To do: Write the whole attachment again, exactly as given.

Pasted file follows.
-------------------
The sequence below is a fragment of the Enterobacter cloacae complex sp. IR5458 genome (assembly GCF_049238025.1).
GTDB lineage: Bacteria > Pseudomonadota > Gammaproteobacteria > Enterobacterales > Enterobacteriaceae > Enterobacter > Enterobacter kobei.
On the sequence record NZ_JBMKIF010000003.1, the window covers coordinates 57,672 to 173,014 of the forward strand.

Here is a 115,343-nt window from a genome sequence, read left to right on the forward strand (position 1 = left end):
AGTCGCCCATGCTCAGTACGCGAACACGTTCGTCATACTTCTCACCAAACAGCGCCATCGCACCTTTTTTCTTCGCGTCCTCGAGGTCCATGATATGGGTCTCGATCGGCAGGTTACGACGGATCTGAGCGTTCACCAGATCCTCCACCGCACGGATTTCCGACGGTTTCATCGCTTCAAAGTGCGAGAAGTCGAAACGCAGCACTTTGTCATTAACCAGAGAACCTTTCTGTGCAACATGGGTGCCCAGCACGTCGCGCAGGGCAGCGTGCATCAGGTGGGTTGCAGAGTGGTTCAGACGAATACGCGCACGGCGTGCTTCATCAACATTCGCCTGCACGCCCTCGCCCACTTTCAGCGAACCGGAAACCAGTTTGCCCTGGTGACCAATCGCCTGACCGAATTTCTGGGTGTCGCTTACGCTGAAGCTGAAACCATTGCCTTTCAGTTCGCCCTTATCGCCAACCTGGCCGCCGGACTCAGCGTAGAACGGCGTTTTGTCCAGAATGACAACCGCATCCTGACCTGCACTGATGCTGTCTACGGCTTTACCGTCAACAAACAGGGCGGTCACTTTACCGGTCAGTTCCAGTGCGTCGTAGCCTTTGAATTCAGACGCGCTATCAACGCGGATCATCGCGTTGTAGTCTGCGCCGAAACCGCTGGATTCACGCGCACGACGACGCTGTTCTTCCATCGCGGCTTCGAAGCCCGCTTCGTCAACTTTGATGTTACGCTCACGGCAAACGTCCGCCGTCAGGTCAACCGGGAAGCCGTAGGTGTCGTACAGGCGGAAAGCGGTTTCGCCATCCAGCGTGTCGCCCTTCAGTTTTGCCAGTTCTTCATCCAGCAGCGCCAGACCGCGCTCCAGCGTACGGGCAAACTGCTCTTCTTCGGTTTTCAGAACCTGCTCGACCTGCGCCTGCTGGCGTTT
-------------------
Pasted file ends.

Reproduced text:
The sequence below is a fragment of the Enterobacter cloacae complex sp. IR5458 genome (assembly GCF_049238025.1).
GTDB lineage: Bacteria > Pseudomonadota > Gammaproteobacteria > Enterobacterales > Enterobacteriaceae > Enterobacter > Enterobacter kobei.
On the sequence record NZ_JBMKIF010000003.1, the window covers coordinates 57,672 to 173,014 of the forward strand.

Here is a 115,343-nt window from a genome sequence, read left to right on the forward strand (position 1 = left end):
AGTCGCCCATGCTCAGTACGCGAACACGTTCGTCATACTTCTCACCAAACAGCGCCATCGCACCTTTTTTCTTCGCGTCCTCGAGGTCCATGATATGGGTCTCGATCGGCAGGTTACGACGGATCTGAGCGTTCACCAGATCCTCCACCGCACGGATTTCCGACGGTTTCATCGCTTCAAAGTGCGAGAAGTCGAAACGCAGCACTTTGTCATTAACCAGAGAACCTTTCTGTGCAACATGGGTGCCCAGCACGTCGCGCAGGGCAGCGTGCATCAGGTGGGTTGCAGAGTGGTTCAGACGAATACGCGCACGGCGTGCTTCATCAACATTCGCCTGCACGCCCTCGCCCACTTTCAGCGAACCGGAAACCAGTTTGCCCTGGTGACCAATCGCCTGACCGAATTTCTGGGTGTCGCTTACGCTGAAGCTGAAACCATTGCCTTTCAGTTCGCCCTTATCGCCAACCTGGCCGCCGGACTCAGCGTAGAACGGCGTTTTGTCCAGAATGACAACCGCATCCTGACCTGCACTGATGCTGTCTACGGCTTTACCGTCAACAAACAGGGCGGTCACTTTACCGGTCAGTTCCAGTGCGTCGTAGCCTTTGAATTCAGACGCGCTATCAACGCGGATCATCGCGTTGTAGTCTGCGCCGAAACCGCTGGATTCACGCGCACGACGACGCTGTTCTTCCATCGCGGCTTCGAAGCCCGCTTCGTCAACTTTGATGTTACGCTCACGGCAAACGTCCGCCGTCAGGTCAACCGGGAAGCCGTAGGTGTCGTACAGGCGGAAAGCGGTTTCGCCATCCAGCGTGTCGCCCTTCAGTTTTGCCAGTTCTTCATCCAGCAGCGCCAGACCGCGCTCCAGCGTACGGGCAAACTGCTCTTCTTCGGTTTTCAGAACCTGCTCGACCTGCGCCTGCTGGCGTTT